Myth 6: You need to toughen up your nipples in order to breastfeed
While this might be true, you don't need to actually do anything as women's bodies are so smart that they just do it for us during pregnancy. Before your baby is even born, your body will make the area around your nipples thicken and cause the glands in your areolas to produce oils for lubrication and protection. Then once the baby has arrived and you begin breastfeeding, a surge in the hormone oxytocin will make your nipples stretchy and more pliable for your baby's mouth. Mind-boggling but true.
Myth 7: You won’t be able to produce enough milk to feed your baby if you have small breasts
You might look at other mamas with DDs and be thinking they must find it easier to breastfeed, but breast size doesn’t actually have any effect on how much milk you produce. Breast size is made up of fatty tissue, whereas the milk ducts are located in the functional tissue and that’s what grows in response to your pregnancy. So if you’re part of the small breast brigade remember it doesn't actually matter what bra size you wear, you'll be perfectly capable of providing for your little one.
Myth 8: If you feed your baby with a bottle, they’ll no longer go to the breast
This can ring true for some mamas, but generally, babies will happily feed via a bottle and the breast with no problem. If you're planning on alternating though, most breastfeeding specialists recommend waiting 6 weeks until you introduce the bottle so that your baby is comfy with feeding on the breast first.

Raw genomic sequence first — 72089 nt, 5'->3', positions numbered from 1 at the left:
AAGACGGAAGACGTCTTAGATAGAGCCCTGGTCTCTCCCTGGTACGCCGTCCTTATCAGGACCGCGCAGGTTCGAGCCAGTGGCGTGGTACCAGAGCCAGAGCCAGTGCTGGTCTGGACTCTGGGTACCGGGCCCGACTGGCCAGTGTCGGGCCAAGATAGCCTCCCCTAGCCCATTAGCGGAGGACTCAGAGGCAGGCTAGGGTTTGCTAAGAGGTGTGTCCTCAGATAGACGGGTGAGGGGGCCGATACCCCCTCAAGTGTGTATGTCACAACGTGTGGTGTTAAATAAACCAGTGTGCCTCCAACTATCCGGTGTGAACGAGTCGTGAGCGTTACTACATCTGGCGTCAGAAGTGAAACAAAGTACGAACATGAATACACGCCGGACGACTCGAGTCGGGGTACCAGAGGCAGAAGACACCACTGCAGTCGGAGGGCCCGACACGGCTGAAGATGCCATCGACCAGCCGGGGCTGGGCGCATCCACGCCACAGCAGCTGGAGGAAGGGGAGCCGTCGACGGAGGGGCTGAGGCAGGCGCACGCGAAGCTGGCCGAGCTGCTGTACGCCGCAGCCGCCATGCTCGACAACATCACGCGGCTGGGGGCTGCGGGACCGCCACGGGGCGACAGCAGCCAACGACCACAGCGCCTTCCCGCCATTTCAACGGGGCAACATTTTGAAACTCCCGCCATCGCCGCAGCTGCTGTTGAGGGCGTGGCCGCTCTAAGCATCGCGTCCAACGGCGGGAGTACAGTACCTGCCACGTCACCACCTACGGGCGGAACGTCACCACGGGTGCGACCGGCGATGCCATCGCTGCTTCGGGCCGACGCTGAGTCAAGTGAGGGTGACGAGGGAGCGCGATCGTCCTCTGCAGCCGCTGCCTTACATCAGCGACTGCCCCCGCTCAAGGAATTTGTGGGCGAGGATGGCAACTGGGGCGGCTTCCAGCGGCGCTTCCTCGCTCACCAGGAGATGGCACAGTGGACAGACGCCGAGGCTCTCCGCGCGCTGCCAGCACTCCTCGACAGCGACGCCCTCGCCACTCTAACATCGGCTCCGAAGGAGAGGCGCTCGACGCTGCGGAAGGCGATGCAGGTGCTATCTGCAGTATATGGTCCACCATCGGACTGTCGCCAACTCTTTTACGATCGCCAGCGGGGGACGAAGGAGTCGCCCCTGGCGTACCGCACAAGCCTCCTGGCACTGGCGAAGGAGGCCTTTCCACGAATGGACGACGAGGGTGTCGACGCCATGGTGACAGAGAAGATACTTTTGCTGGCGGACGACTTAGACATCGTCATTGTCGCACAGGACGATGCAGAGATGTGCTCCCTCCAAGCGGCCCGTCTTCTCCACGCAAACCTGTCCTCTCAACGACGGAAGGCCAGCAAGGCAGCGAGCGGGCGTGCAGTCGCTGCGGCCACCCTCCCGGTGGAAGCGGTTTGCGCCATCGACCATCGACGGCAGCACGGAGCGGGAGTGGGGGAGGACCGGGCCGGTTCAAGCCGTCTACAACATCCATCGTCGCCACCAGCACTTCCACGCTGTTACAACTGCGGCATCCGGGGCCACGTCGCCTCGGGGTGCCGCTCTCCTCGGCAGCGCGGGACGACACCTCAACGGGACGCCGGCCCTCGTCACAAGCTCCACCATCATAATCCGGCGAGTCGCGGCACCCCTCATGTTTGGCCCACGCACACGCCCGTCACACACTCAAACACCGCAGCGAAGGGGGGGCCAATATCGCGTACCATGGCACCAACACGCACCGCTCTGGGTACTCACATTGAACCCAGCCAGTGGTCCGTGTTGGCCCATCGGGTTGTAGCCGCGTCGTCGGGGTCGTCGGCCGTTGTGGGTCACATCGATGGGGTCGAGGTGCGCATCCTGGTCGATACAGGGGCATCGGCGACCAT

Myth 9: Breastfeeding is easy
Maybe one of the most frustrating myths for new mamas. Breastfeeding is not easy. While it’s true that babies are born with the reflex to look for their mom's breast to feed, it doesn't make it easy. Every mom is going to have a different breastfeeding experience, and most moms will need help positioning their baby for feeding and making sure that the baby is latched on correctly. Modern pressures like going back to work straight away can also make breastfeeding more difficult, so go easy on yourself.
Myth 10: You should clean your nipples before breastfeeding
OK so a sweaty workout can give your nipples a salty taste, and maybe a sea swim will do the same, but on the whole, there's no need to clean your nipples before breastfeeding. Cleaning them can actually neutralize a natural substance that our nipples produce which your baby can smell.
Myth 11: You should only eat plain or bland foods when breastfeeding
A lot is said about the diets of breastfeeding moms, but to be honest, this just feels like another way for society to police our bodies. What you eat, on the whole, will not affect breastfeeding. Of course, we recommend eating a healthy balanced diet, but that's as much for keeping your energy levels up as it is for breastfeeding. While some foods can slightly change the flavor of breast milk, but that’s generally a good thing and can be a great way of exposing your baby to different flavors (because no one wants a fussy toddler). If you’re interested in more information regarding diets for nursing mums, we’ve got just that here. So eat those spicy chicken wings, mama. It’s all good.
Breastfeeding myths, officially busted
Much the same as most things in life, people are always going to have opinions on how things are done and often spread misinformation. As a new mom, you’ll learn that while they might be trying to help, you should go with what feels right for you and try not to get bogged down in their advice. You’ve got this mama.